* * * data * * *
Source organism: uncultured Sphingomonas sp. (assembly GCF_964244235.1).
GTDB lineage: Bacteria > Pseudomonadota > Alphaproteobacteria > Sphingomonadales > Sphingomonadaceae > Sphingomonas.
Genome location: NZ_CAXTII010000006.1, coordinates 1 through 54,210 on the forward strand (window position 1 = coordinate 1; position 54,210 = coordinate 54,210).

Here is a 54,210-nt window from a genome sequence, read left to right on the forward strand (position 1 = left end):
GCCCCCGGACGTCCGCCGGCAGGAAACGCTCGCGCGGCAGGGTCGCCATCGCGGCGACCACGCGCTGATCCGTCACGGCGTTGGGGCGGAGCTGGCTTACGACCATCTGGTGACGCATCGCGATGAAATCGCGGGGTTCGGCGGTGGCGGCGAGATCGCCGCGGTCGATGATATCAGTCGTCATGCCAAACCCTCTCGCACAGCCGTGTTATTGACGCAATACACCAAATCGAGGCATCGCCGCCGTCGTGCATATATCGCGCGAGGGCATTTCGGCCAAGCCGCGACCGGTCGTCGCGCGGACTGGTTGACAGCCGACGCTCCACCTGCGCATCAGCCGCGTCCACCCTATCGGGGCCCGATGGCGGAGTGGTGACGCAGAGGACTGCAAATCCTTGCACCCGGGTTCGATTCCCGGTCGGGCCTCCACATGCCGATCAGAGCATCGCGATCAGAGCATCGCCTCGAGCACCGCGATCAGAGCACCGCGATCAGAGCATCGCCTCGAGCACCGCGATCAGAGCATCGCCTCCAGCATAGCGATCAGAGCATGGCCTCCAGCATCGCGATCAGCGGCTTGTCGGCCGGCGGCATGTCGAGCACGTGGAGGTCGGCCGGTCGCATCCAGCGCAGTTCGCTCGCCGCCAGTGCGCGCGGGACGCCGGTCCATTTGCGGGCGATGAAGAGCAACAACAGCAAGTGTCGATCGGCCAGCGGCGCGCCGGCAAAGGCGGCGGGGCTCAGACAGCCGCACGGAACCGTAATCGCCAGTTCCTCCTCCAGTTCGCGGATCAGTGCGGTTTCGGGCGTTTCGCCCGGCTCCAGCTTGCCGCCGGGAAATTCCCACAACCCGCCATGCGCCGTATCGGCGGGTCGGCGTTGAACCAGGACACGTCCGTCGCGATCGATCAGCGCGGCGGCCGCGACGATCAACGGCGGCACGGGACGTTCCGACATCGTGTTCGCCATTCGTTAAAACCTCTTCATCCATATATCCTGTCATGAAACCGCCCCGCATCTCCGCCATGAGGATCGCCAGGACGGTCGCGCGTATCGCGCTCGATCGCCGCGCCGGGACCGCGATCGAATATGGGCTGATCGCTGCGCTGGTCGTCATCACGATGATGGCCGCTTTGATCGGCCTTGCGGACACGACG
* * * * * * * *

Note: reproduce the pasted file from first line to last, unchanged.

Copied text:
Source organism: uncultured Sphingomonas sp. (assembly GCF_964244235.1).
GTDB lineage: Bacteria > Pseudomonadota > Alphaproteobacteria > Sphingomonadales > Sphingomonadaceae > Sphingomonas.
Genome location: NZ_CAXTII010000006.1, coordinates 1 through 54,210 on the forward strand (window position 1 = coordinate 1; position 54,210 = coordinate 54,210).

Here is a 54,210-nt window from a genome sequence, read left to right on the forward strand (position 1 = left end):
GCCCCCGGACGTCCGCCGGCAGGAAACGCTCGCGCGGCAGGGTCGCCATCGCGGCGACCACGCGCTGATCCGTCACGGCGTTGGGGCGGAGCTGGCTTACGACCATCTGGTGACGCATCGCGATGAAATCGCGGGGTTCGGCGGTGGCGGCGAGATCGCCGCGGTCGATGATATCAGTCGTCATGCCAAACCCTCTCGCACAGCCGTGTTATTGACGCAATACACCAAATCGAGGCATCGCCGCCGTCGTGCATATATCGCGCGAGGGCATTTCGGCCAAGCCGCGACCGGTCGTCGCGCGGACTGGTTGACAGCCGACGCTCCACCTGCGCATCAGCCGCGTCCACCCTATCGGGGCCCGATGGCGGAGTGGTGACGCAGAGGACTGCAAATCCTTGCACCCGGGTTCGATTCCCGGTCGGGCCTCCACATGCCGATCAGAGCATCGCGATCAGAGCATCGCCTCGAGCACCGCGATCAGAGCACCGCGATCAGAGCATCGCCTCGAGCACCGCGATCAGAGCATCGCCTCCAGCATAGCGATCAGAGCATGGCCTCCAGCATCGCGATCAGCGGCTTGTCGGCCGGCGGCATGTCGAGCACGTGGAGGTCGGCCGGTCGCATCCAGCGCAGTTCGCTCGCCGCCAGTGCGCGCGGGACGCCGGTCCATTTGCGGGCGATGAAGAGCAACAACAGCAAGTGTCGATCGGCCAGCGGCGCGCCGGCAAAGGCGGCGGGGCTCAGACAGCCGCACGGAACCGTAATCGCCAGTTCCTCCTCCAGTTCGCGGATCAGTGCGGTTTCGGGCGTTTCGCCCGGCTCCAGCTTGCCGCCGGGAAATTCCCACAACCCGCCATGCGCCGTATCGGCGGGTCGGCGTTGAACCAGGACACGTCCGTCGCGATCGATCAGCGCGGCGGCCGCGACGATCAACGGCGGCACGGGACGTTCCGACATCGTGTTCGCCATTCGTTAAAACCTCTTCATCCATATATCCTGTCATGAAACCGCCCCGCATCTCCGCCATGAGGATCGCCAGGACGGTCGCGCGTATCGCGCTCGATCGCCGCGCCGGGACCGCGATCGAATATGGGCTGATCGCTGCGCTGGTCGTCATCACGATGATGGCCGCTTTGATCGGCCTTGCGGACACGACG